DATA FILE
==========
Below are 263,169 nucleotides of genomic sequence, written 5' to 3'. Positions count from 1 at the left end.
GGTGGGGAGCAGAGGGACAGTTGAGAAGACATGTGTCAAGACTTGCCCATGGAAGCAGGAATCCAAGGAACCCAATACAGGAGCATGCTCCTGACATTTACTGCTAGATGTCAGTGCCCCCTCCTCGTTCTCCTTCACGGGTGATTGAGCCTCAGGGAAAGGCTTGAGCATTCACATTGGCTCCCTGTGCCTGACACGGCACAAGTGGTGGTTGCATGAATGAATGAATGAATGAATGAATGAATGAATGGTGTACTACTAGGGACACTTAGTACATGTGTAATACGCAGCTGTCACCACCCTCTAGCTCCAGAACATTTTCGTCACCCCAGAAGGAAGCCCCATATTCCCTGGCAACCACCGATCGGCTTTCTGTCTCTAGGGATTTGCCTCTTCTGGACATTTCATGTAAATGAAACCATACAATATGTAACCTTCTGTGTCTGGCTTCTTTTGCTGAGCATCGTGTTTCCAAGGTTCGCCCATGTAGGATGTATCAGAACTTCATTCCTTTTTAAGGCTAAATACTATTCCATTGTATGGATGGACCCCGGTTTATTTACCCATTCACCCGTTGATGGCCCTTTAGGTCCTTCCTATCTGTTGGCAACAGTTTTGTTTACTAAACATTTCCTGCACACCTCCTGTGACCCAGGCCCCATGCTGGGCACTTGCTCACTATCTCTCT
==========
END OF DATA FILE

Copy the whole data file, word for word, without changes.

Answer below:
Below are 263,169 nucleotides of genomic sequence, written 5' to 3'. Positions count from 1 at the left end.
GGTGGGGAGCAGAGGGACAGTTGAGAAGACATGTGTCAAGACTTGCCCATGGAAGCAGGAATCCAAGGAACCCAATACAGGAGCATGCTCCTGACATTTACTGCTAGATGTCAGTGCCCCCTCCTCGTTCTCCTTCACGGGTGATTGAGCCTCAGGGAAAGGCTTGAGCATTCACATTGGCTCCCTGTGCCTGACACGGCACAAGTGGTGGTTGCATGAATGAATGAATGAATGAATGAATGAATGAATGGTGTACTACTAGGGACACTTAGTACATGTGTAATACGCAGCTGTCACCACCCTCTAGCTCCAGAACATTTTCGTCACCCCAGAAGGAAGCCCCATATTCCCTGGCAACCACCGATCGGCTTTCTGTCTCTAGGGATTTGCCTCTTCTGGACATTTCATGTAAATGAAACCATACAATATGTAACCTTCTGTGTCTGGCTTCTTTTGCTGAGCATCGTGTTTCCAAGGTTCGCCCATGTAGGATGTATCAGAACTTCATTCCTTTTTAAGGCTAAATACTATTCCATTGTATGGATGGACCCCGGTTTATTTACCCATTCACCCGTTGATGGCCCTTTAGGTCCTTCCTATCTGTTGGCAACAGTTTTGTTTACTAAACATTTCCTGCACACCTCCTGTGACCCAGGCCCCATGCTGGGCACTTGCTCACTATCTCTCT